The National Company Law Appellate Tribunal (NCLAT) has allowed the Federation of Hotel & Restaurant Associations of India (FHRAI) to intervene on behalf of its member hotels in the Oyo subsidiary's insolvency case.
The bankruptcy court has permitted FHRAI to make its oral submissions on June 2. The association is intervening on behalf of its affected members over an outstanding of approximately Rs 72 crore, the FHRAI said in a statement.
"The FHRAI has been receiving several complaints from member hotels with respect to the non-payment of debts by Oyo for years. The FHRAI has presently filed the application before the NCLAT on behalf of aggrieved hotels and restaurants across India who have filed their claims with the Insolvency Resolution Professional (IRP)," FHRAI Vice President said Gurbaxish Singh Kohli said.
The association said Oyo breached the terms of various kinds of agreements it had signed with hotels. The FHRAI said agreements ranged from leave and license agreements to management services agreements, with minimum return assurances.
Also read: NCLAT hears Oyo subsidiary's case on May 4 -- Here's all you need to know about the issue so far
NCLAT is hearing a challenge by Softbank-backed Oyo’s subsidiary Oyo Hotels and Homes Pvt Ltd (OHHPL) to an NCLT’s order of insolvency proceedings against it.
Meanwhile, Oyo issued a statement saying that the applications seeking to intervene in the appeal are yet to be heard and that FHRAI has no locus standi whatsoever.
"Kindly note that the applications seeking to intervene in the appeal are yet to be heard, let alone being allowed and do not have any merit. The Hon'ble NCLAT also did not allow any written submissions to be filed by any intervener except only to make an oral submission to show why they should be allowed to intervene at all. FHRAI has no locus standi whatsoever," said Jeevan Bhalla Panda, Oyo's counsel.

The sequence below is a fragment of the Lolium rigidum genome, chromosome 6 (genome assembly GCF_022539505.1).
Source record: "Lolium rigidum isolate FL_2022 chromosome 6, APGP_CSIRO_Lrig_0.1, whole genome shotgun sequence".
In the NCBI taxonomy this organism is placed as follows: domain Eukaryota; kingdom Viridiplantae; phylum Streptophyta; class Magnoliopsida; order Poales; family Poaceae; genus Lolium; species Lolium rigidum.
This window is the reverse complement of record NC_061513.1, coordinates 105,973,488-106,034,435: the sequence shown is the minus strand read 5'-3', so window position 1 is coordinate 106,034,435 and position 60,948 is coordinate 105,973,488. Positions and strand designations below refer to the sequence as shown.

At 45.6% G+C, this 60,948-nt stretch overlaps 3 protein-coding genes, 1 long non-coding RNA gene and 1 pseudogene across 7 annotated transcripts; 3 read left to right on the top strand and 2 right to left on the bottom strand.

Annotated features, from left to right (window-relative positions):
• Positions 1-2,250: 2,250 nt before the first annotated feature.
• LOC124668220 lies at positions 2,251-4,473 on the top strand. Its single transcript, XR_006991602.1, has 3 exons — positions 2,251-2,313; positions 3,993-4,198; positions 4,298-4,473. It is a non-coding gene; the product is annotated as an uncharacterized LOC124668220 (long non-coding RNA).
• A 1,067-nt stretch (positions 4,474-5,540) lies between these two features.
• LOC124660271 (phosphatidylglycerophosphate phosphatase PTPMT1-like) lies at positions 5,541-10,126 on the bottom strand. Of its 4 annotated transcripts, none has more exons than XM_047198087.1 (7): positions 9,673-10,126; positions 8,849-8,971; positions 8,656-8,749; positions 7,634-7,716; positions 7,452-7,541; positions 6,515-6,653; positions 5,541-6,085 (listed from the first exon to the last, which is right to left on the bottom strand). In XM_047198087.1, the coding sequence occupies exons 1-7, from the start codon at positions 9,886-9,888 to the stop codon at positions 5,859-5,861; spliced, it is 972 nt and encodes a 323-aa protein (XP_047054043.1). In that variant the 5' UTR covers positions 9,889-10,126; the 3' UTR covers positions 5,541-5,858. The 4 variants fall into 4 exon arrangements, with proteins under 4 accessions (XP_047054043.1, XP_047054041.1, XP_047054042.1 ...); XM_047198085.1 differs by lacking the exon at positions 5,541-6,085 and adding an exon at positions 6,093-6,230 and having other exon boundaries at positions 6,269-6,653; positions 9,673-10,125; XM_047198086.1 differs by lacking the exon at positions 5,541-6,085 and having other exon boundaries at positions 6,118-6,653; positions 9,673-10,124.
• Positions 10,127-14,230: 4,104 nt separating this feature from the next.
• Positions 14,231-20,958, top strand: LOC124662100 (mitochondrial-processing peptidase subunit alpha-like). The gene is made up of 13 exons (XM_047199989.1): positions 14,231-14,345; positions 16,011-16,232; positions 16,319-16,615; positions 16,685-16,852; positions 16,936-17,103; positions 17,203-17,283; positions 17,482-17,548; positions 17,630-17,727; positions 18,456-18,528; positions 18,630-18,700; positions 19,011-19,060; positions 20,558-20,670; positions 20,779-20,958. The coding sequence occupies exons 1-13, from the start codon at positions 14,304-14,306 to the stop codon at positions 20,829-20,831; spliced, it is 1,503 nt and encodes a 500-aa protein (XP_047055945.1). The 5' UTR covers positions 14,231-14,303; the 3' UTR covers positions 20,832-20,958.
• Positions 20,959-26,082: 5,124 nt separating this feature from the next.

The insolvency proceedings were launched when a Gurugram hotelier, Rakesh Yadav, accused OHHPL of defaulting on payments and violating an agreement that required it to operate and maintain the hotel under the brand Oyo.
NCLT appointed advocate Keyur Jagdishbhai Shah as the interim resolution professional (IRP) and also asked other creditors of the company to submit their claims as well, in keeping with the insolvency code.
In April, the NCLAT had halted the formation of a Committee of Creditors, following an appeal OHHPL, which said a demand draft of Rs 16 lakh, the pending amount claimed by Yadav, was issued to him under protest. Oyo also submitted that it had settled the case with Yadav but he continued to object.
According to media reports, Shah is learnt to have told the court during a hearing on April 16 that he received claims worth more than Rs 160 crore against Oyo's subsidiary.
A creditor who is owed more than Rs 1 crore can take a company to NCLT for insolvency proceedings, legal experts say . If the tribunal is convinced, it initiates the proceedings with the appointment of an IRP, who is Shah in this case.
IRP issues a public notice inviting all creditors of the company, financial or operational, to submit their claims. It makes a list of all claims that are admissible.
Before taking the proceedings forward, IRP and the court will give an opportunity to Oyo to settle with the creditors.